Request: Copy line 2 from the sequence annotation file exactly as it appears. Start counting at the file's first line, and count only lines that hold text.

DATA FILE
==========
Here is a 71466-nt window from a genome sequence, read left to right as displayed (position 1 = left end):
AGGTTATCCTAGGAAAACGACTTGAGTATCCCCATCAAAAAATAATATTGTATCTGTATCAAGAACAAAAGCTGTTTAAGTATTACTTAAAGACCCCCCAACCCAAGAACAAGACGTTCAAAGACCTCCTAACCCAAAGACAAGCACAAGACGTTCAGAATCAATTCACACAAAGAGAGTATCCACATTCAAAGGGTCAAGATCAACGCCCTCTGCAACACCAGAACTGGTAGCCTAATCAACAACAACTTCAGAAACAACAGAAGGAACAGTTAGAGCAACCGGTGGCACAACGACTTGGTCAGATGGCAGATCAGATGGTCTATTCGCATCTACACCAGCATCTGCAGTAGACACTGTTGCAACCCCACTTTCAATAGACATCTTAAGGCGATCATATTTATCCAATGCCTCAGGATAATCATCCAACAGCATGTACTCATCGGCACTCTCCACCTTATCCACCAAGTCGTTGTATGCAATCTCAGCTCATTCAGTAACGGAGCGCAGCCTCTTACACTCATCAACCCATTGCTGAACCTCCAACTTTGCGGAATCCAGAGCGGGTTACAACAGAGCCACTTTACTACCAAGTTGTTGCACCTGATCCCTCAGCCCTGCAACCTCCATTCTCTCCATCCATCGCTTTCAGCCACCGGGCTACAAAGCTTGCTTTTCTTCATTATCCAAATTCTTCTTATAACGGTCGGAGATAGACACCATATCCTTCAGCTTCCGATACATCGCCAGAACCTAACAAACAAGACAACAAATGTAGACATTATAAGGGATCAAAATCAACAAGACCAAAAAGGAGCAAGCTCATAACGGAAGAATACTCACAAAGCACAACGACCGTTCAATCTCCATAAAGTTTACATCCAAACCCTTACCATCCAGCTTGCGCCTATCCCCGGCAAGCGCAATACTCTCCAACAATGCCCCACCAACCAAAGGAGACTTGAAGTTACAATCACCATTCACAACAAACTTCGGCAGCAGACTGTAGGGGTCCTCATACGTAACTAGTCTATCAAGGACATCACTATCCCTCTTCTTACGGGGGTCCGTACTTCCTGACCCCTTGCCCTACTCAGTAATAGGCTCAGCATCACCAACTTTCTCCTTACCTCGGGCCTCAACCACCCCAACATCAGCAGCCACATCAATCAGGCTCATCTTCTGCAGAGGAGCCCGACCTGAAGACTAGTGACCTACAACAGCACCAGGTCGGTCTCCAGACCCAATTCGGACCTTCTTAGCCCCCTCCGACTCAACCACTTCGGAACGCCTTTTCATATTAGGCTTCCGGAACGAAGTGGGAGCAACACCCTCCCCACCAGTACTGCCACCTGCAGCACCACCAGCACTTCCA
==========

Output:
AGGTTATCCTAGGAAAACGACTTGAGTATCCCCATCAAAAAATAATATTGTATCTGTATCAAGAACAAAAGCTGTTTAAGTATTACTTAAAGACCCCCCAACCCAAGAACAAGACGTTCAAAGACCTCCTAACCCAAAGACAAGCACAAGACGTTCAGAATCAATTCACACAAAGAGAGTATCCACATTCAAAGGGTCAAGATCAACGCCCTCTGCAACACCAGAACTGGTAGCCTAATCAACAACAACTTCAGAAACAACAGAAGGAACAGTTAGAGCAACCGGTGGCACAACGACTTGGTCAGATGGCAGATCAGATGGTCTATTCGCATCTACACCAGCATCTGCAGTAGACACTGTTGCAACCCCACTTTCAATAGACATCTTAAGGCGATCATATTTATCCAATGCCTCAGGATAATCATCCAACAGCATGTACTCATCGGCACTCTCCACCTTATCCACCAAGTCGTTGTATGCAATCTCAGCTCATTCAGTAACGGAGCGCAGCCTCTTACACTCATCAACCCATTGCTGAACCTCCAACTTTGCGGAATCCAGAGCGGGTTACAACAGAGCCACTTTACTACCAAGTTGTTGCACCTGATCCCTCAGCCCTGCAACCTCCATTCTCTCCATCCATCGCTTTCAGCCACCGGGCTACAAAGCTTGCTTTTCTTCATTATCCAAATTCTTCTTATAACGGTCGGAGATAGACACCATATCCTTCAGCTTCCGATACATCGCCAGAACCTAACAAACAAGACAACAAATGTAGACATTATAAGGGATCAAAATCAACAAGACCAAAAAGGAGCAAGCTCATAACGGAAGAATACTCACAAAGCACAACGACCGTTCAATCTCCATAAAGTTTACATCCAAACCCTTACCATCCAGCTTGCGCCTATCCCCGGCAAGCGCAATACTCTCCAACAATGCCCCACCAACCAAAGGAGACTTGAAGTTACAATCACCATTCACAACAAACTTCGGCAGCAGACTGTAGGGGTCCTCATACGTAACTAGTCTATCAAGGACATCACTATCCCTCTTCTTACGGGGGTCCGTACTTCCTGACCCCTTGCCCTACTCAGTAATAGGCTCAGCATCACCAACTTTCTCCTTACCTCGGGCCTCAACCACCCCAACATCAGCAGCCACATCAATCAGGCTCATCTTCTGCAGAGGAGCCCGACCTGAAGACTAGTGACCTACAACAGCACCAGGTCGGTCTCCAGACCCAATTCGGACCTTCTTAGCCCCCTCCGACTCAACCACTTCGGAACGCCTTTTCATATTAGGCTTCCGGAACGAAGTGGGAGCAACACCCTCCCCACCAGTACTGCCACCTGCAGCACCACCAGCACTTCCA